Cities, companies speed up testing of driverless taxis

2024-07-10 09:06:36Global Times Editor : Li Yan ECNS App Download

Some cities and companies in China are speeding up the trial of driverless taxis, which experts said on Tuesday highlights the advances in autonomous driving technology and related regulations.

A draft regulation on autonomous vehicles recently issued by the Beijing municipal government will contribute to the sound development of the city's autonomous driving industry, and also create a legislative and institutional model for various provinces and cities across the country,, an autonomous driving startup said in a reply to the Global Times on Tuesday.

The draft defines various application scenarios for autonomous driving vehicles, including clarifying the handling of traffic violations and determining responsibility in accidents. 

The company said new routes have been mapped out to connect Beijing Economic-Technological Development Area and the Beijing Daxing International Airport and the Beijing South Railway Station, and more routes are in the pipeline.

In June, the Beijing Municipal Bureau of Economy and Information Technology said it is seeking public feedback on the draft regulation. The draft supports the use of autonomous vehicles for public buses, ride-hailing and car rentals, in an effort to provide clear and predictable regulations for L3 (advanced autonomous level) and above, while maintaining safety standards.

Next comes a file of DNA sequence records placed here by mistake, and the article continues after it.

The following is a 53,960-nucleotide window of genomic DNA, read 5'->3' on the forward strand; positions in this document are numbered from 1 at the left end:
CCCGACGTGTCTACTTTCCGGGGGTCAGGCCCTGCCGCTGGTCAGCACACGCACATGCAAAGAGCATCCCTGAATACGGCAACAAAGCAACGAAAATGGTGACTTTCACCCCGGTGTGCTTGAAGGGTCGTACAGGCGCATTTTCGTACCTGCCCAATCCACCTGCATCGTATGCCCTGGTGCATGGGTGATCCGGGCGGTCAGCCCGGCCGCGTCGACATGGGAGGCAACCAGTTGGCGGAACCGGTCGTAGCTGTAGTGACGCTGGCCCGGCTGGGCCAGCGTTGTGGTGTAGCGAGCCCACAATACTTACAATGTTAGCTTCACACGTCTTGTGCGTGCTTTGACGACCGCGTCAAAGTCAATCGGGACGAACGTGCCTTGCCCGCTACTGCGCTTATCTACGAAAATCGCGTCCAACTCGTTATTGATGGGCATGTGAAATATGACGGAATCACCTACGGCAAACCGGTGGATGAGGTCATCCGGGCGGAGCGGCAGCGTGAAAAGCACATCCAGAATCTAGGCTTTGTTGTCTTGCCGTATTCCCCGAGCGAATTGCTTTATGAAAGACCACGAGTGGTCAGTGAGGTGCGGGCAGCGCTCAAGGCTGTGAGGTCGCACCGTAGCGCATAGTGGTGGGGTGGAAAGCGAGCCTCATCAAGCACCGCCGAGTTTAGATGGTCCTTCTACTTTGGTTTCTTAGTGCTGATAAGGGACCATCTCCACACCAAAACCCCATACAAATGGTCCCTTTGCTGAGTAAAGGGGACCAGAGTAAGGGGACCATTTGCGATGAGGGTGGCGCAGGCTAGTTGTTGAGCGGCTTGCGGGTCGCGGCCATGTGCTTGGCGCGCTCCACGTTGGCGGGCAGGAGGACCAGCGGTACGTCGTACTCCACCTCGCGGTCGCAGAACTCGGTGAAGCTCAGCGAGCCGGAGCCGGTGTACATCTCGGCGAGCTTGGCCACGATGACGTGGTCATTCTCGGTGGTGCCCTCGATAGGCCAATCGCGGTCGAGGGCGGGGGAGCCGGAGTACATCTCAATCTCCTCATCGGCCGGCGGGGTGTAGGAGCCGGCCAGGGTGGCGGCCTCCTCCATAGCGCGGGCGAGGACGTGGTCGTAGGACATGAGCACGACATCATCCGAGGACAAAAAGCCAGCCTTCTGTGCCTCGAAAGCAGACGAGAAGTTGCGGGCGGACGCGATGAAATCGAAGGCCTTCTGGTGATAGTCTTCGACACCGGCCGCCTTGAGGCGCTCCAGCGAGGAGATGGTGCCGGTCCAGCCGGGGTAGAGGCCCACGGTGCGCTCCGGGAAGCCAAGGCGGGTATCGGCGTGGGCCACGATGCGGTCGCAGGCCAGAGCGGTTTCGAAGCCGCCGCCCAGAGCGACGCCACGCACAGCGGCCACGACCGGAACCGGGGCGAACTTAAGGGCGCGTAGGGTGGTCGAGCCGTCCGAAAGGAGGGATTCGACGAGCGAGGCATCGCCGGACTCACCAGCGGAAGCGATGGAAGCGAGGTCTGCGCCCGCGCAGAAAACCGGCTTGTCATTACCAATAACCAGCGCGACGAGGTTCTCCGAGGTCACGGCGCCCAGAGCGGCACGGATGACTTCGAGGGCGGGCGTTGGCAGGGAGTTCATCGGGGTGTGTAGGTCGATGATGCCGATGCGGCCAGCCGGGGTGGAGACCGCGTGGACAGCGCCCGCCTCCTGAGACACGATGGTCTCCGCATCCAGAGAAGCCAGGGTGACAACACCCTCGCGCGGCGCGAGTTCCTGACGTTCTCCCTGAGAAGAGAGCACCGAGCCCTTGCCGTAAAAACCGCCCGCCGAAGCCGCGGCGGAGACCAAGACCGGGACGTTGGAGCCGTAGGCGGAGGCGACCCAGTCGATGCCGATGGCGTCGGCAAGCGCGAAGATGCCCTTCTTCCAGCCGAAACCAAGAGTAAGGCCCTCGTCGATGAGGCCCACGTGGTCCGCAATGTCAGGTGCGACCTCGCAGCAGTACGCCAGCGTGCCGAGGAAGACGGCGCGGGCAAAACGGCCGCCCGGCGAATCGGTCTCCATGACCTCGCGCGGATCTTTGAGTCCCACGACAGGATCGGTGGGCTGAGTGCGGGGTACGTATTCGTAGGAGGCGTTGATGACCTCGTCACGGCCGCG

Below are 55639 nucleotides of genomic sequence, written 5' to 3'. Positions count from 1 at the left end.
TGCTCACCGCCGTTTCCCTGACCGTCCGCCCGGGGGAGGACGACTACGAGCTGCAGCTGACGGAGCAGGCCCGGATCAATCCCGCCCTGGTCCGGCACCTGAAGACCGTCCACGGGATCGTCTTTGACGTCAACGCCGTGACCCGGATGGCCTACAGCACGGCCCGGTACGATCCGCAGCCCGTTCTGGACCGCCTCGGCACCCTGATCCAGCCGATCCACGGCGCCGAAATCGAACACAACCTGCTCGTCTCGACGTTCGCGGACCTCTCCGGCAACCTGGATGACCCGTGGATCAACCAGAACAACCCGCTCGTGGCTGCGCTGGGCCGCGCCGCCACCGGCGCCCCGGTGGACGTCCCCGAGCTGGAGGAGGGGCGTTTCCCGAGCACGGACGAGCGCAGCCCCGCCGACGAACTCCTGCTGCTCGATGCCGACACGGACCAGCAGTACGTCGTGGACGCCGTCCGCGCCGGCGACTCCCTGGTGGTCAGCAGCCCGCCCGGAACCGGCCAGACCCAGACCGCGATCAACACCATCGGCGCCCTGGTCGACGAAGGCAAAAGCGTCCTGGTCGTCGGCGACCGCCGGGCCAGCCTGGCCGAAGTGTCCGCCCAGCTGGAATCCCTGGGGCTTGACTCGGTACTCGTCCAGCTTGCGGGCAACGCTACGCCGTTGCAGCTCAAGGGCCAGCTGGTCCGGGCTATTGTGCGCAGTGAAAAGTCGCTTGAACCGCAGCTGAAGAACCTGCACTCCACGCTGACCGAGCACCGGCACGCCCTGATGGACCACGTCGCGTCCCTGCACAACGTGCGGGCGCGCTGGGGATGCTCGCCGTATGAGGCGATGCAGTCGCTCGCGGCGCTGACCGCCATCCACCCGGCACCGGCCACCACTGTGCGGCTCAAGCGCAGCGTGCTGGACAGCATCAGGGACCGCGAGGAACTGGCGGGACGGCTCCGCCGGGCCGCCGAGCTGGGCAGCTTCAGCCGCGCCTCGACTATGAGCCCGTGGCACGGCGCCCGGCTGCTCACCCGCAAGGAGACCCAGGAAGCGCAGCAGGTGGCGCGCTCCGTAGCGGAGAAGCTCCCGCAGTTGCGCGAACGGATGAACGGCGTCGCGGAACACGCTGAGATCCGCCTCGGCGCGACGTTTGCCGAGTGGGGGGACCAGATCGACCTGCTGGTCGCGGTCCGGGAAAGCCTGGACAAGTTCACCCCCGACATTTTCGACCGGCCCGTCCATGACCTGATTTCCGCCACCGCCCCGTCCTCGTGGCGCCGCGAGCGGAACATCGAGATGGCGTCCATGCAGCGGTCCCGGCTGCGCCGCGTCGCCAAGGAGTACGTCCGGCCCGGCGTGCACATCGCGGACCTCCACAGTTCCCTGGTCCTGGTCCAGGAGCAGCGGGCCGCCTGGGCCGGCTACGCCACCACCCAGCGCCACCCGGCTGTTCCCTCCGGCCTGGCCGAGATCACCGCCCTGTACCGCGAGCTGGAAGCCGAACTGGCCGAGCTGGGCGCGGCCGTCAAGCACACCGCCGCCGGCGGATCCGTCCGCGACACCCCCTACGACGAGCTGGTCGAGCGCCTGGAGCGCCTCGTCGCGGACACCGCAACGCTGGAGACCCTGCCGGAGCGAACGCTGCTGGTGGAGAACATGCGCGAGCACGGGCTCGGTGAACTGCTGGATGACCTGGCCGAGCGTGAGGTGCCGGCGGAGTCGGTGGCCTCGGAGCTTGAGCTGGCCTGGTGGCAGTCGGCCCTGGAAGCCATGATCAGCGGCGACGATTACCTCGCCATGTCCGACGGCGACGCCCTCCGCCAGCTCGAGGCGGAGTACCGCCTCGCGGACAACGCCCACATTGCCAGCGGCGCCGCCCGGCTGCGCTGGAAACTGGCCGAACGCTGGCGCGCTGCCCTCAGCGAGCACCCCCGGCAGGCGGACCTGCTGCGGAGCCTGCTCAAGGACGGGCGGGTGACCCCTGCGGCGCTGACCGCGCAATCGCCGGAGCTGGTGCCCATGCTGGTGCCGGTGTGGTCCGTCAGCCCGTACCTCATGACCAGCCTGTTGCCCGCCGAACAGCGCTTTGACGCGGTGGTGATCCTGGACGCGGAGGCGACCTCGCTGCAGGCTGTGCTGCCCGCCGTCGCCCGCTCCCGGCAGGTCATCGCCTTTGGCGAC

Also, Shanghai issued its first demonstration permits for intelligent connected vehicles on Sunday. A total of four companies have received the permits, valid from July 4, 2024 to January 4, 2025, and are preparing their vehicles for the official launch in the near future. The permits, currently in the "free trial ride" phase, cover routes totalling 205 kilometers in Pudong.

"China leads the world in autonomous driving development, with extensive city coverage and high level of commercialization. The market is huge in industrial applications and service fields, aiming to reduce danger for humans and improve efficiency," Wu Shuocheng, a veteran automobile industry analyst, told the Global Times on Tuesday.

"This success is mainly due to the vehicle-road-cloud system. The alignment of high-quality driverless cars, infrastructure and regulatory policies makes the commercial operation of autonomous vehicles in a safer and smoother way," Wu said.

China's smart driving technology and policies are growing steadily. In 2023, the penetration rate of L2 (semi-autonomous level) passenger cars reached 47.3 percent, while in the first five months of 2024, it surpassed 50 percent, with some features nearing L3 capabilities. On July 3, 20 cities were appointed as demonstration cities of the vehicle-road-cloud system, showing the government's commitment, the Ministry of Industry and Information Technology announced.

However, regulators still need to compare accident rates with human-driven cars, promulgate laws and regulations to address liability issues, and make further improvements to ensure the safety of large-scale commercialization in the future, according to Wu.

In Wuhan, Central China's Hubei Province, Baidu's driverless ride-hailing cars now offer services citywide. By the end of 2023, the company's driverless cabs had covered an area of 3,000 square kilometers and served an accumulated 1.98 million passengers, making it the world's largest autonomous driving service area.

By 2035, the scale of autonomous driving market will exceed 1.1 trillion yuan ($154 billion) in China and 3.1 trillion yuan globally, including software, hardware, and driverless taxi services for both passenger and commercial vehicles, according to Frost & Sullivan, a global market research and consulting firm.

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